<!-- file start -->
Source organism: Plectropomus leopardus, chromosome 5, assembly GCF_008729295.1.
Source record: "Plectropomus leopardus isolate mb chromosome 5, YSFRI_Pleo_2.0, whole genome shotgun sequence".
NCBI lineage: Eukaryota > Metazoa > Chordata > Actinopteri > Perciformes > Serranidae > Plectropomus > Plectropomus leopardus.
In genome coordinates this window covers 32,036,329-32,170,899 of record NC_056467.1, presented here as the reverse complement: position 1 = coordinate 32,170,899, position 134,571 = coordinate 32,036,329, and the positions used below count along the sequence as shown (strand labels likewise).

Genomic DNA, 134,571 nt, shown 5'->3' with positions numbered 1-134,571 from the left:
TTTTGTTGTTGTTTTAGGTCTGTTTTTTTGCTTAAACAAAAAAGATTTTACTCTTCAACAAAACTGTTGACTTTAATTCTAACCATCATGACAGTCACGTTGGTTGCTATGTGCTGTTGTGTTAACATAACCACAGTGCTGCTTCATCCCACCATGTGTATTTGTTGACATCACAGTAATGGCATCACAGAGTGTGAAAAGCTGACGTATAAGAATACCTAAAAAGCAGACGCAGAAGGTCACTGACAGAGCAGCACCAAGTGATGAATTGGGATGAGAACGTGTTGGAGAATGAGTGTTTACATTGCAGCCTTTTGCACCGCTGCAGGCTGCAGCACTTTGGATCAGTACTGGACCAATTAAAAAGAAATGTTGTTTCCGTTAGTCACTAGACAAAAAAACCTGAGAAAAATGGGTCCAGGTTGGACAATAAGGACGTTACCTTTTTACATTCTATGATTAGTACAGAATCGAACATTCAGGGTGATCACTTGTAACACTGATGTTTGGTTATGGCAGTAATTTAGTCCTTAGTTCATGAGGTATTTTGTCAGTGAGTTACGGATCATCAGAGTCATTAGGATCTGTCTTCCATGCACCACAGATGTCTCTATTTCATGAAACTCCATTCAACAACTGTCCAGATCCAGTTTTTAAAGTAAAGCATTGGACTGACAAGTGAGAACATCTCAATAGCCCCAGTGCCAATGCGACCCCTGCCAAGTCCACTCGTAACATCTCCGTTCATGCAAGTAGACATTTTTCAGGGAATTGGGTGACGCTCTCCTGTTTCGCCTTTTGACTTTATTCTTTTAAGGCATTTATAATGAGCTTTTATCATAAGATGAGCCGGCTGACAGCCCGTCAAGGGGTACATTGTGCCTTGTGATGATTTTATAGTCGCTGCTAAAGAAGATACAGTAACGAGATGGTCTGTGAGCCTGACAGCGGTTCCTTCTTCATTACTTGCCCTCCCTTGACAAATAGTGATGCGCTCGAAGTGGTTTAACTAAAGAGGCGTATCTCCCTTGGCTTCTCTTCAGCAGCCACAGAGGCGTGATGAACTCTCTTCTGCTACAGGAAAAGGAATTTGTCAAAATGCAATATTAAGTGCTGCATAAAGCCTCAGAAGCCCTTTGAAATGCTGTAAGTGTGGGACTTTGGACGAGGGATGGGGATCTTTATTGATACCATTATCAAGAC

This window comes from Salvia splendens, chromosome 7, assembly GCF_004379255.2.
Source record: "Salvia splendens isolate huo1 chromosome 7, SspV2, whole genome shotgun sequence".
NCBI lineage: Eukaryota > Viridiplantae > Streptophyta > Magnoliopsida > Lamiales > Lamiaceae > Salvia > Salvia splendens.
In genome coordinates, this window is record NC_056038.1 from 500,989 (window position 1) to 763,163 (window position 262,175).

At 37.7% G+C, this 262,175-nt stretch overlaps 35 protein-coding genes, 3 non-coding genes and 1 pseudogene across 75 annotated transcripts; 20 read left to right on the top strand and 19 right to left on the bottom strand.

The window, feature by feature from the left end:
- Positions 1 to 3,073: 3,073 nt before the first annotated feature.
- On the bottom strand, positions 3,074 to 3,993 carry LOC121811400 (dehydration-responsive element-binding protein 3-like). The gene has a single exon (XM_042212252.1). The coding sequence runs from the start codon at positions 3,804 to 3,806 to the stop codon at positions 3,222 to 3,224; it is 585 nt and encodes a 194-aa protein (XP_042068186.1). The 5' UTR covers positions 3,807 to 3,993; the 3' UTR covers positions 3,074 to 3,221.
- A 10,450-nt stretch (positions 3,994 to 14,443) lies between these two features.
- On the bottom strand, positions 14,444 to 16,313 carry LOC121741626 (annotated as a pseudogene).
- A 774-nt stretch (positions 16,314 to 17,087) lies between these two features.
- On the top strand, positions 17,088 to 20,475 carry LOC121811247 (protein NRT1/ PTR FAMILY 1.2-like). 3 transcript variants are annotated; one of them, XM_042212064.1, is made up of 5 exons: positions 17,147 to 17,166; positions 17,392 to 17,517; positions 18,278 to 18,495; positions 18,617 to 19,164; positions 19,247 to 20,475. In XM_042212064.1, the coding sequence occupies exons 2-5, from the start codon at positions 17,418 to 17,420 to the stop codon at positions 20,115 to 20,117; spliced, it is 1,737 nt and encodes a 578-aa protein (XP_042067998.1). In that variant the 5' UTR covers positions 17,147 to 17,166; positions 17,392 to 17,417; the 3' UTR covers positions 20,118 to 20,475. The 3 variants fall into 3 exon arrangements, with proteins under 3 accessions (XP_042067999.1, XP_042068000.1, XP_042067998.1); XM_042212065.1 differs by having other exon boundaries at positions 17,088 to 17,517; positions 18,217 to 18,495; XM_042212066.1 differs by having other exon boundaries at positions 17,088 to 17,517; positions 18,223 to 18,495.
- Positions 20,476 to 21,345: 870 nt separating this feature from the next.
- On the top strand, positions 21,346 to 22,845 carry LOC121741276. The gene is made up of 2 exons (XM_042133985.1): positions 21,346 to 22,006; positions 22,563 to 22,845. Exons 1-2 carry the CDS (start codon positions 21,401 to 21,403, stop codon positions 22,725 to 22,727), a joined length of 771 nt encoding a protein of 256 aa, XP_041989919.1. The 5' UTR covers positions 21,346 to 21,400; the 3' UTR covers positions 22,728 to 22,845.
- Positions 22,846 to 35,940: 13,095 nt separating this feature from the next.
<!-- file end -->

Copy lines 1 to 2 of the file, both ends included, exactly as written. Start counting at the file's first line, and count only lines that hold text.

Source organism: Plectropomus leopardus, chromosome 5, assembly GCF_008729295.1.
Source record: "Plectropomus leopardus isolate mb chromosome 5, YSFRI_Pleo_2.0, whole genome shotgun sequence".